I’m here in St. Louis, breathing in molecules of mildew from a thousand basements, the grass fumes from a hundred lawnmowers, and the stale air of religious fundamentalism, but reveling nonetheless in my beautiful family of boys. Bill is magnificent, as usual. Liam turns 17 tomorrow, and I hardly know what to make of that, except to marvel at how levelheaded and easygoing he is. Evan turns 16 later in the month, in fact he shares a birthday with Bryan Ferry on the 26th. Jasper and Wyatt are thriving, Evan’s adorable friend George is over, I found that I DID in fact have a garden party ballgown here to take to LA (Bill and I are going to Caltech, for a festive occasion) and the first leaves are falling from the trees, rustling in a crackly way off of the sweet gum in the soft, newly cool air.
And, of course, at every second of the day, including this moment and every one that has preceded it, someone is lawnmowing or gas leafblowing, or electric trimming. Even our 1400 year old neighbor is chasing single leaves with the loudest gas leafblower you can imagine. Humorously, hopelessly, there is a stiff breeze from the east today, which means that the leaves on our block are renewed at the 100% level constantly. So they could really stand out there all day long with those earfucking machines, and nothing would be different.
It is what it is. Personally, I like a rake, and to work up a bit of a sweat.
This was my view last night as I flew out of Sky Harbor, exhausted from hard work and from too many deeply personal conversations with too many deeply different people.
They were all productive, but exhausting nonetheless. I would never choose to have them on my own (because I would rather do enjoyable things of course) but sometimes there is no other option. I crawled onto the plane, thinking, “Have I ever worked harder in my life?”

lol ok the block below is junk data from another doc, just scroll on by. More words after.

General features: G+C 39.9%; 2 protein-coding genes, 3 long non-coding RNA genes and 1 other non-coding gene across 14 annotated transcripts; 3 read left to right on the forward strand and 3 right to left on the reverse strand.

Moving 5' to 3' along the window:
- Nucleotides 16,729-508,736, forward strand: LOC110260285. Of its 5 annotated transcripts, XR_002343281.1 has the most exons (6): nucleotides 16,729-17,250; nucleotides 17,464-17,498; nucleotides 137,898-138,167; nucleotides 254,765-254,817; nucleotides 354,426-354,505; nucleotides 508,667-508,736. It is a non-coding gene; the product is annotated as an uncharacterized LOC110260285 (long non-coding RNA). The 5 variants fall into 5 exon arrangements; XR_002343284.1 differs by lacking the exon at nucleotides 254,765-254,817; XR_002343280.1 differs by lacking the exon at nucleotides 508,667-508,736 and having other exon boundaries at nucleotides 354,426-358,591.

It’s one of those moments in time where time is slipping from slow to fast for me, and people from all over the world are attempting to sync with me cosmically, professionally, and practically. It’s exciting, but again, tiring. I think that the reason that I loosen my timesense at these moments is the same sort of reason that my frame loosens at fertility; a more easily sliding system makes for better syncing and flexibility, and gives me space to make magic if needed.
I brought Bill his Lamb Easter Cake/Meatloaf pan, wrapped in a great Recipes From Wales tea towel from the 1970s, and I gave it to him in the dark, with just one low pink light glowing. We had just thrown off all of our clothes, happy of course to see each other, and then I remembered the present, so I fished it out of my suitcase, and he took it, naked, and said, “It feels like a sheep!” and I thought, “What a good Scotsman, to know the feel of a sheep in low light.”
It makes me feel all tender, like when the Gorn holds Kirk in his lap and a strange little Beaver looks on.